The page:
The Seychelles, an island state in the Indian Ocean off the east coast of Africa, today became the latest country to decriminalize male same-sex activity. Female same-sex relations are not criminalized in the country.
The breakthrough followed years of debate, and the government’s commitment in 2011 to the United Nations (UN) Human Rights Council that it would decriminalize same-sex activity. The pledge came during the island state’s Universal Periodic Review before the UN.
"I am over the moon that we have finally won this long struggle,” Ronny Arnephy, Vice-Chair of LGBTI-Sey, told HRC. “Now that the bill has passed, it paves the way for same-sex marriage and adoption. Our actions won't stop here, and we will keep moving forward until we have full equality for Seychelles’ LGBTI community."
“This victory gives hope and encouragement to activists around the world,” said Ty Cobb, Director of HRC Global. “We congratulate the LGBTQ community in Seychelles on their watershed accomplishment, and for joining a host of other nations, including the U.S., that have banished LGBT criminalization laws to the dustbin of history.”
With this vote, the number of countries that criminalize LGBTQ people drops to 74.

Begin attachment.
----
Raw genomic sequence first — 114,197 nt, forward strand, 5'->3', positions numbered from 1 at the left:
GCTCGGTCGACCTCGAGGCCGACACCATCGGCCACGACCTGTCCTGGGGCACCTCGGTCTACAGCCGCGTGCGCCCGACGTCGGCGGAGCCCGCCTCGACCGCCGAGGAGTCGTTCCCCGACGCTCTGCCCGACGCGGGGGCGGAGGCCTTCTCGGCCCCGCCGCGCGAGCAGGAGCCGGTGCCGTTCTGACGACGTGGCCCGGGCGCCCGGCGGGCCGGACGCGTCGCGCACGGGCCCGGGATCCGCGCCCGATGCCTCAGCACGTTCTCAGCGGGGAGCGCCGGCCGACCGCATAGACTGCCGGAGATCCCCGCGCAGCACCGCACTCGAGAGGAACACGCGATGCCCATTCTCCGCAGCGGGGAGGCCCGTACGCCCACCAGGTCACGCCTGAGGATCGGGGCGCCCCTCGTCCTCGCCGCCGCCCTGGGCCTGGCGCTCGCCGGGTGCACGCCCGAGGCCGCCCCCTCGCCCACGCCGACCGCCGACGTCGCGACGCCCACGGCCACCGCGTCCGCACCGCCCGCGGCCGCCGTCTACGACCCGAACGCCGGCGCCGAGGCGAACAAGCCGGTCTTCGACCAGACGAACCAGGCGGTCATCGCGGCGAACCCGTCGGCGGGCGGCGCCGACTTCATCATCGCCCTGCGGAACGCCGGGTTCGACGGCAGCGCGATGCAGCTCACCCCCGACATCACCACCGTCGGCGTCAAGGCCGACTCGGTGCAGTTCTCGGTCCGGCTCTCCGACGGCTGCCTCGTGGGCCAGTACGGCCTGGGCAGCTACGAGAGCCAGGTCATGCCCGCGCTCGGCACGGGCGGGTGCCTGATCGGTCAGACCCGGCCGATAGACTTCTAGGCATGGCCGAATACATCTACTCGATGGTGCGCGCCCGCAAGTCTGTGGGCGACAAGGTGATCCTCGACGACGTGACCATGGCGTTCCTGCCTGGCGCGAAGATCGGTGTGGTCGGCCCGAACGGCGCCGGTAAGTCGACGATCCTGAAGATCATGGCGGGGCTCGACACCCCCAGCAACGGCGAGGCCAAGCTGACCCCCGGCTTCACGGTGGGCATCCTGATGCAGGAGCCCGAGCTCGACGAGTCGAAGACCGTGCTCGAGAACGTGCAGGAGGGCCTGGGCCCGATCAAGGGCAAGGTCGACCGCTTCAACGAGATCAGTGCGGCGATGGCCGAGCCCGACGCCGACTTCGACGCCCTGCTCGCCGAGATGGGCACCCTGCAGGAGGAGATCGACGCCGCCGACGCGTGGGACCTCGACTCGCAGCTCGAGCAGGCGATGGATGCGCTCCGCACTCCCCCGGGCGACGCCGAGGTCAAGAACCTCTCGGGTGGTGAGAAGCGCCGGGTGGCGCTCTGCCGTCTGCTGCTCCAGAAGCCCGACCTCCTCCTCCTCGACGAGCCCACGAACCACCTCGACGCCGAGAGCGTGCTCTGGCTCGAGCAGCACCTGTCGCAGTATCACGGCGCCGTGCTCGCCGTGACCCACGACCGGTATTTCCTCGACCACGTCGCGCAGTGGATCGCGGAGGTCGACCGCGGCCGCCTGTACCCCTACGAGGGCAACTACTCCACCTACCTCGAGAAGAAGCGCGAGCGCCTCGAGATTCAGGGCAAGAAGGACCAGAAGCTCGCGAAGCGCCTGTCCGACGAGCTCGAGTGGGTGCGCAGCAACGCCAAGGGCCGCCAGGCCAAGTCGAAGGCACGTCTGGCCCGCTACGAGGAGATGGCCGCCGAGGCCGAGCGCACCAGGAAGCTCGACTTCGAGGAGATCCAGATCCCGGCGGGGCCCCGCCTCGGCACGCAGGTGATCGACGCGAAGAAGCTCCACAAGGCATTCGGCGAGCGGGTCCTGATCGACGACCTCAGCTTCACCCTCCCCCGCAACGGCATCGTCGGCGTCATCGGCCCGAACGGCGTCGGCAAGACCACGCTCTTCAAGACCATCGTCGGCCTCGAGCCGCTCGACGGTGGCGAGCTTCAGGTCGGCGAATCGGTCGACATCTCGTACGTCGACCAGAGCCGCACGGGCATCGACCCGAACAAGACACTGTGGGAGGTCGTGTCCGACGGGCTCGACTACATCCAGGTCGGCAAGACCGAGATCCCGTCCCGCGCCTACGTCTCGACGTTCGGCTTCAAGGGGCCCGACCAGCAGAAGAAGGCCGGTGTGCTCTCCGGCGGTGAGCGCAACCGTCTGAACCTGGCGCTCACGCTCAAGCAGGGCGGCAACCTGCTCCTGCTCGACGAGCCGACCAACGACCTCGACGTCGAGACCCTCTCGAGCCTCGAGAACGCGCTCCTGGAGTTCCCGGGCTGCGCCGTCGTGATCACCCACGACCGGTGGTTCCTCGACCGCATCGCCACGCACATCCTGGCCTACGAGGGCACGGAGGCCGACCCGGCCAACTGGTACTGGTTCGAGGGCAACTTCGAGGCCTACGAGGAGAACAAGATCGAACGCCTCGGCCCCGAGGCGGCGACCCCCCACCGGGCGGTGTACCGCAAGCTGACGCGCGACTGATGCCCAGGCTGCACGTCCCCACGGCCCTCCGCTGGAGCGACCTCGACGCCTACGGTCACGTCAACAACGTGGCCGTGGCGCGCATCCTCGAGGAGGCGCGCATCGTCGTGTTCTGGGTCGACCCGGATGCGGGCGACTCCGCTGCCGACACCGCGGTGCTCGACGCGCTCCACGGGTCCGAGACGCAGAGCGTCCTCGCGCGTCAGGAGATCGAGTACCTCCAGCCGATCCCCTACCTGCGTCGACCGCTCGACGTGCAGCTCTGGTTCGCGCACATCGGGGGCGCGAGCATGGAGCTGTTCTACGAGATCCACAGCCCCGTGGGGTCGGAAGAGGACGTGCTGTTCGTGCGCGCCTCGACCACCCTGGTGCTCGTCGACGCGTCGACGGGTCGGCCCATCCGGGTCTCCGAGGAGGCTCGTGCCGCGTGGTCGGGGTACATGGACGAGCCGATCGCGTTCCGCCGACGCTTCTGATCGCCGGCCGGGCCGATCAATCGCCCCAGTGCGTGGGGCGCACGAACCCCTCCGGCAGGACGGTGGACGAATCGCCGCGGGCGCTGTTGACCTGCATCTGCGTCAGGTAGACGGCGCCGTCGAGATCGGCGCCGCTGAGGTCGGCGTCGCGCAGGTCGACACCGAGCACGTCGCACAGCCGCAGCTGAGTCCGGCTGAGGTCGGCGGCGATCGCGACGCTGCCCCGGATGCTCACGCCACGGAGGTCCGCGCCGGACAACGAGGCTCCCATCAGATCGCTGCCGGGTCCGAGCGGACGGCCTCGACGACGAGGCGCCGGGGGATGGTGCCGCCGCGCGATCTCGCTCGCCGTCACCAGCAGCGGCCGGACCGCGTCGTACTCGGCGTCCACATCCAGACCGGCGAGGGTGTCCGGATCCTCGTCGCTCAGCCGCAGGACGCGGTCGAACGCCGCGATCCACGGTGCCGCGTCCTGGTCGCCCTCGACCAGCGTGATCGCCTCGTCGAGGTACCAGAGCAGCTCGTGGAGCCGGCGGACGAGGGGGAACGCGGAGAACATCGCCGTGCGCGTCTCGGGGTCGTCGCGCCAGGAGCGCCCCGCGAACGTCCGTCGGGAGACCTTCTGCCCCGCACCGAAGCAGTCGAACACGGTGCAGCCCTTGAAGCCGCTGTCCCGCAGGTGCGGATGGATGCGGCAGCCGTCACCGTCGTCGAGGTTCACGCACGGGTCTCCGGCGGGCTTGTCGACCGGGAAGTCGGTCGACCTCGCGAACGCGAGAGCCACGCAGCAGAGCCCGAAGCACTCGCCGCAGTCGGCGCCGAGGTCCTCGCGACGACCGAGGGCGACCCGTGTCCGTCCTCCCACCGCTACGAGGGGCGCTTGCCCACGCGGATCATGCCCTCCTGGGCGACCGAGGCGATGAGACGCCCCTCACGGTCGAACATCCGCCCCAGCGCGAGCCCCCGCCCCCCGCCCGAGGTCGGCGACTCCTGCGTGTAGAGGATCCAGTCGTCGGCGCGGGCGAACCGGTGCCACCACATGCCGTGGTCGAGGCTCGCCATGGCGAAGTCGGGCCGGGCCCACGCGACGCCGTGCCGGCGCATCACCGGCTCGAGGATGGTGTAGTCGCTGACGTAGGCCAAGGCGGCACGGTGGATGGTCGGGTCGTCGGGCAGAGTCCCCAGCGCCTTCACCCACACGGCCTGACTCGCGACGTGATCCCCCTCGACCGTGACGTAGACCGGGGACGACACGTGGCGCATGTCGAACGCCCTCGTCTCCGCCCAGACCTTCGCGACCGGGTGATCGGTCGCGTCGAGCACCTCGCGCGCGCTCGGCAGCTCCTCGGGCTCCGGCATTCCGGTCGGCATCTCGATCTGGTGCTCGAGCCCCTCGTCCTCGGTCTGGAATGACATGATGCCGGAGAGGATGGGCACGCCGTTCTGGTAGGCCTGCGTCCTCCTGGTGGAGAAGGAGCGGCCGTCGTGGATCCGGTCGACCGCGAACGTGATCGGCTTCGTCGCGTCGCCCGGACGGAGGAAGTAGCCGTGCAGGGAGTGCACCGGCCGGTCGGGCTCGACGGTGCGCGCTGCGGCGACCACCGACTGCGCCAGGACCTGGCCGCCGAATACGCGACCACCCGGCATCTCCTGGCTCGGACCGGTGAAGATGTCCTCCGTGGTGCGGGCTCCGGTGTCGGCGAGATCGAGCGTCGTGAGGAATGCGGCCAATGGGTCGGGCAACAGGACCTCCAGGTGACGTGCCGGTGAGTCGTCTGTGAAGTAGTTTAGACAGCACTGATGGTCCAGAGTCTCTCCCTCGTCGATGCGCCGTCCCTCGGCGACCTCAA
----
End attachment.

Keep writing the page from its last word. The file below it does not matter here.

Five countries have decriminalized same-sex activity since 2011. In July 2015, Mozambique revised its Portuguese colonial-era code that criminalized same-sex sexual activity. Other countries that have decriminalized same-sex activity in recent years are Lesotho and Sao Tome and Principe in 2012, and Lebanon and Palau in 2014.
While gradual progress continues to be made, there have also been setbacks. India’s Supreme Court re-criminalized same-sex acts in 2013, overturning a lower court’s 2009 ruling to decriminalize by “reading down” the notorious Section 377, which had been declared unconstitutional.
This decriminalization vote follows the release of the International Lesbian, Gay, Bisexual, Trans and Intersex Association (ILGA) and Logo entertainment’s historic report on global attitudes towards LGBTI people. The report found that 53 percent of respondents say that being LGBTI should not be a crime. This is the first survey showing that a majority of the world’s population supports the decriminalization of same-sex activity.
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